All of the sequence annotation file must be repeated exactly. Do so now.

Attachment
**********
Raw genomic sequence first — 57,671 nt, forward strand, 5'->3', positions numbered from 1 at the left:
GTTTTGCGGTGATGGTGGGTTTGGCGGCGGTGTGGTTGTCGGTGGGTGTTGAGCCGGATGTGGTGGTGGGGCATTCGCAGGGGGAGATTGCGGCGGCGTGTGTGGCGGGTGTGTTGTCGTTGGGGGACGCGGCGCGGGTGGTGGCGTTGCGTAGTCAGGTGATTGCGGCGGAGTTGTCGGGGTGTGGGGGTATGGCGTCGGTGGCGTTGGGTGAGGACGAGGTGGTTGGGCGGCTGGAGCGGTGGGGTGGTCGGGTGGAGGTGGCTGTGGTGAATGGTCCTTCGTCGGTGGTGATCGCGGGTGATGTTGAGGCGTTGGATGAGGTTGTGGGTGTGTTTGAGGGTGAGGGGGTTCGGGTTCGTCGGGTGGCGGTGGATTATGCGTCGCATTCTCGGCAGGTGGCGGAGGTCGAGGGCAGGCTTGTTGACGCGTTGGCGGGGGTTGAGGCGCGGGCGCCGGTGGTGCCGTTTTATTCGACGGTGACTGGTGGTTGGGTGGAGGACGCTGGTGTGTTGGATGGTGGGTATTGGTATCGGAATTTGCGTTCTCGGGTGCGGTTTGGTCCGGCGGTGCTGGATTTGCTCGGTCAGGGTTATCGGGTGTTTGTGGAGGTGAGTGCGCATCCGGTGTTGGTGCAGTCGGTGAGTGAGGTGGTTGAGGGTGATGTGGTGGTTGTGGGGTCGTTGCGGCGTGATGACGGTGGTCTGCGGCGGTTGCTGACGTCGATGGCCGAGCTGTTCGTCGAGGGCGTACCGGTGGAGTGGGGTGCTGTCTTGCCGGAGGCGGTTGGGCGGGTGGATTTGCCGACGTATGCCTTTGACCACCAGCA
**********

Raw genomic sequence first — 57,671 nt, forward strand, 5'->3', positions numbered from 1 at the left:
GTTTTGCGGTGATGGTGGGTTTGGCGGCGGTGTGGTTGTCGGTGGGTGTTGAGCCGGATGTGGTGGTGGGGCATTCGCAGGGGGAGATTGCGGCGGCGTGTGTGGCGGGTGTGTTGTCGTTGGGGGACGCGGCGCGGGTGGTGGCGTTGCGTAGTCAGGTGATTGCGGCGGAGTTGTCGGGGTGTGGGGGTATGGCGTCGGTGGCGTTGGGTGAGGACGAGGTGGTTGGGCGGCTGGAGCGGTGGGGTGGTCGGGTGGAGGTGGCTGTGGTGAATGGTCCTTCGTCGGTGGTGATCGCGGGTGATGTTGAGGCGTTGGATGAGGTTGTGGGTGTGTTTGAGGGTGAGGGGGTTCGGGTTCGTCGGGTGGCGGTGGATTATGCGTCGCATTCTCGGCAGGTGGCGGAGGTCGAGGGCAGGCTTGTTGACGCGTTGGCGGGGGTTGAGGCGCGGGCGCCGGTGGTGCCGTTTTATTCGACGGTGACTGGTGGTTGGGTGGAGGACGCTGGTGTGTTGGATGGTGGGTATTGGTATCGGAATTTGCGTTCTCGGGTGCGGTTTGGTCCGGCGGTGCTGGATTTGCTCGGTCAGGGTTATCGGGTGTTTGTGGAGGTGAGTGCGCATCCGGTGTTGGTGCAGTCGGTGAGTGAGGTGGTTGAGGGTGATGTGGTGGTTGTGGGGTCGTTGCGGCGTGATGACGGTGGTCTGCGGCGGTTGCTGACGTCGATGGCCGAGCTGTTCGTCGAGGGCGTACCGGTGGAGTGGGGTGCTGTCTTGCCGGAGGCGGTTGGGCGGGTGGATTTGCCGACGTATGCCTTTGACCACCAGCA